Video Games: Equality for All
So as some people have noticed, the video game industry has been undergoing fire for misogynistic implications. By "implications" I of course mean threatening female commentators, voicing protests against criticisms about sexual portrayals, and poorly written gender roles. Change is a constant that is unavoidable and what people against increased equality in video games fail to see is that things are going to change, perceptions are going to change, and how people treat subject matter will change. Fortunately, some games are good examples of gender equality.
One thing about gender equality is that the idea that "quality has to be sacrificed for a fun time" is false. One game that comes to mind is Journey, a game from Thatgamecompany. In Journey the game takes a minimalistic approach to entertainment. As a mysterious robed entity players traverse a vast desert to reach a vague area on top of a mountain. While the objective is simple, reaching said objective can be lonesome. However, the main gimmick about Journey is that multiplayer is enabled via online connection. What this means in a gaming standpoint is that gender is a minimal aspect of the game and the issue of equality is rendered moot because the characters are completely ambiguous sexes.The main point was that Journey is an amazing game not because of who the character is or what it wants, but because the game presents an epic landscape that makes players want to enjoy company, no matter what the gender.
As a fellow gamer I am familiar with Ubisoft and its various franchises. One franchise that is quite fascinating is its rebbot of Rayman. In Rayman: Origins and Rayman: Legends you play as the character Ryman, or his buddies. What makes both games equal in gender is that some characters can either be both boys and girls or is specifically a girl. This girl, Barbara, from Rayman: Legends, is characterized as a female viking who carries an axe and uses the axe to cut her enemies into bubbly masses. What makes Barbara a good example for gender equality in gaming is that she still has her own agency and independence throughout the game and players are given the opportunity to play as her and only her throughout the entire game. Rayman: Origins had a similar idea with the Teensies. These tiny, long-nosed entities give the player the ability to change their gender between both boy and girl whenever certain requirements are met. Like Barbara, this alters nothing with the gameplay. So while both games feature a damsel-in-distress, it not only includes female rescuers, but male damsels.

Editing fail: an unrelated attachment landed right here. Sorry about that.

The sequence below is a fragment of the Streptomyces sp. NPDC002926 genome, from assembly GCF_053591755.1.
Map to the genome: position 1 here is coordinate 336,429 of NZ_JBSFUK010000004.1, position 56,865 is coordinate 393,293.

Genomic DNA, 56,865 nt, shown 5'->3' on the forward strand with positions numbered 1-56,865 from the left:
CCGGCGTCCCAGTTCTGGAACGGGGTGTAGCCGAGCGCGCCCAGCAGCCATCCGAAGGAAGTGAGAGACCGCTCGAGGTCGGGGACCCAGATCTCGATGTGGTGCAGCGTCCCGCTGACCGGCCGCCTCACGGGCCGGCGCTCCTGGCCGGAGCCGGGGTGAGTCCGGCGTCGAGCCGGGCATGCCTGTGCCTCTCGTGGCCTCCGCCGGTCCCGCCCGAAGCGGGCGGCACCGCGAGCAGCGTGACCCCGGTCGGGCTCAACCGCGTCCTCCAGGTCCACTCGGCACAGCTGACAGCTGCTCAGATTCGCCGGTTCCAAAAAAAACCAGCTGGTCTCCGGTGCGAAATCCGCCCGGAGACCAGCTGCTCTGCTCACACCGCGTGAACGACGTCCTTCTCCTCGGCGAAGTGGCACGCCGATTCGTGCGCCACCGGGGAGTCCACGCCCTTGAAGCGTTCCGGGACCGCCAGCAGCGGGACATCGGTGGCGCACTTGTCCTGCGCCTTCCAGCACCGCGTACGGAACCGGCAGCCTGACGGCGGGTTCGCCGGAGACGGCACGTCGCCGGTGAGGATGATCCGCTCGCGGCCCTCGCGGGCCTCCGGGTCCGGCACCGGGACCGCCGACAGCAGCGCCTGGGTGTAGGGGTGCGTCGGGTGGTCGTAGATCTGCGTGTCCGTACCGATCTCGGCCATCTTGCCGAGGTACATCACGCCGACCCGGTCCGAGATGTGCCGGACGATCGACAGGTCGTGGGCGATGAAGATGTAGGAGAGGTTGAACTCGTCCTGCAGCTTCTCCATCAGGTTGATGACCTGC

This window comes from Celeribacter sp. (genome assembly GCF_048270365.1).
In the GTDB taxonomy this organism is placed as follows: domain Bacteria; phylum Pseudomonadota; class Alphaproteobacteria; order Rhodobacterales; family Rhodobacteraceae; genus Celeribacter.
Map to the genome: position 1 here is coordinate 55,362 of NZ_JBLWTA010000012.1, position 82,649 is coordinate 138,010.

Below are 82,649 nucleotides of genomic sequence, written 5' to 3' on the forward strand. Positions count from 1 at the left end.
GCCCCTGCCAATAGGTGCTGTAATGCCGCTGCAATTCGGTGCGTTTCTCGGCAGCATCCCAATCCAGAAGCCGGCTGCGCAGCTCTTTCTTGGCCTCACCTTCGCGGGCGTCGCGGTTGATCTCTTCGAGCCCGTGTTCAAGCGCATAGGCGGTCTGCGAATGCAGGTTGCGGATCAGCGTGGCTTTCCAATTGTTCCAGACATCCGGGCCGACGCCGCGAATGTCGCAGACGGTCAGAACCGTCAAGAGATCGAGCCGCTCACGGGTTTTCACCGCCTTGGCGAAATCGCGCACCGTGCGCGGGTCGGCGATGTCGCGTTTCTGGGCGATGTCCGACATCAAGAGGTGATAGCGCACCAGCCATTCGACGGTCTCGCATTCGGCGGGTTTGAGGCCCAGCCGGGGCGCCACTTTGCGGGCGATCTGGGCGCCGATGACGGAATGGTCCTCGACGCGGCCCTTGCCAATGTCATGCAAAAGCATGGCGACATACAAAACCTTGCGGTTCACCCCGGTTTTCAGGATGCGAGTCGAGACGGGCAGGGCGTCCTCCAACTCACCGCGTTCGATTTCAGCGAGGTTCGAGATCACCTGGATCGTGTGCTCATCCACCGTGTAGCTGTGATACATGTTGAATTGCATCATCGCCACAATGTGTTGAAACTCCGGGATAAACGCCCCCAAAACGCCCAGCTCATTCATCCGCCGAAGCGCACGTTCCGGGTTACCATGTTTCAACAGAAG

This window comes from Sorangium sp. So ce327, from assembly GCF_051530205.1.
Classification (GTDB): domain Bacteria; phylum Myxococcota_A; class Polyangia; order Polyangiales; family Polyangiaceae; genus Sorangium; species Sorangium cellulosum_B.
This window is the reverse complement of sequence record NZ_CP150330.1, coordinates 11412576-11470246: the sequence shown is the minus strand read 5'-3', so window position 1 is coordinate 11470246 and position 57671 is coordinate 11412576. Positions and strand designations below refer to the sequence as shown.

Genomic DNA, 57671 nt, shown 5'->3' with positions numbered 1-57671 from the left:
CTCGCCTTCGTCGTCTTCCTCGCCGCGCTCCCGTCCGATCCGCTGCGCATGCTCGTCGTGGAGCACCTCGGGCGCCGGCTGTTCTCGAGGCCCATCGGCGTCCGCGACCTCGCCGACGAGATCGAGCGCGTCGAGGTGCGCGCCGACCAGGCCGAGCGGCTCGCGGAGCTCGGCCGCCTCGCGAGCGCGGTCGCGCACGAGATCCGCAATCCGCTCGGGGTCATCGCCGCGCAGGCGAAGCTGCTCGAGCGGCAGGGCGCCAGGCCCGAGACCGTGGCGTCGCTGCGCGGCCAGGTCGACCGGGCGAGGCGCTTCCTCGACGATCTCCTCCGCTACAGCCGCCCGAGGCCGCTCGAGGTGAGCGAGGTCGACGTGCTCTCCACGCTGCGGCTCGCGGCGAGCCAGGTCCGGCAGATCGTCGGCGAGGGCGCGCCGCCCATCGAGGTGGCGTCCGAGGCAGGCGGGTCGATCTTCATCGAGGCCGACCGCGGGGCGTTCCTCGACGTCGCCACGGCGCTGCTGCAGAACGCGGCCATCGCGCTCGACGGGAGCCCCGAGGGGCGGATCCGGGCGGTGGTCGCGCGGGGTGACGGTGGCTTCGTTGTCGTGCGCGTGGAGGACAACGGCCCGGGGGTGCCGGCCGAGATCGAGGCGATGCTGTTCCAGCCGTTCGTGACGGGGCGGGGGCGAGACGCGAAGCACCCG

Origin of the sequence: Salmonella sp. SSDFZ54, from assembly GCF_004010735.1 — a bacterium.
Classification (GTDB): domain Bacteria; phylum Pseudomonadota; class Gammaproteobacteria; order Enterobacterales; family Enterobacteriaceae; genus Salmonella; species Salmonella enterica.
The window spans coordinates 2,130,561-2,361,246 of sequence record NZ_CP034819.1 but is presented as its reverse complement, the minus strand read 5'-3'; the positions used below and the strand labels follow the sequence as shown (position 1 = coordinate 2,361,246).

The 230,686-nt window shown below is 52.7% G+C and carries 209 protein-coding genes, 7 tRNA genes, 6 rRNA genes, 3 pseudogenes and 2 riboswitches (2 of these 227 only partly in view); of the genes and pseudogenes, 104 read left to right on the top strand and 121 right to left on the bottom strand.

While gender equality can be presented in whimsical, fanciful settings, this concept can be used in grim and gritty settings as well. The Last of Us is a game from Naughty Dog and Sony Computer Entertainment where an outbreak of cordyceps causes the zombie apocalypse. While this is an unrealistic event, the game presents the possibility as bleak and gloomy. In this game you play as either Joel, an elderly man who places survival as his primary goal, and Ellie, a teenager Joel is forced to look after for vague reasons. Later on in the game however, Ellie is forced to look after an injured Joel for awhile. What's interesting here is that Ellie's role as protector did not come instantly, but gradually. During gameplay viewers are able to see Ellie's growth as a survivor when she is forced to confront infected humans, giant mushroom zombies, and non-infected cannibals. Yeah, this game is not whimsical.
During the recent animated Batman cartoon Batman: the Brave and the Bold Batman proclaims, "The hammers of justice are unisex"! While corny and silly, this phrase best describes video games with equal gender equality. Girls can hit. Girls can take a punch. Girls can fight. And there is nothing wrong with letting them save people as well as letting them be saved.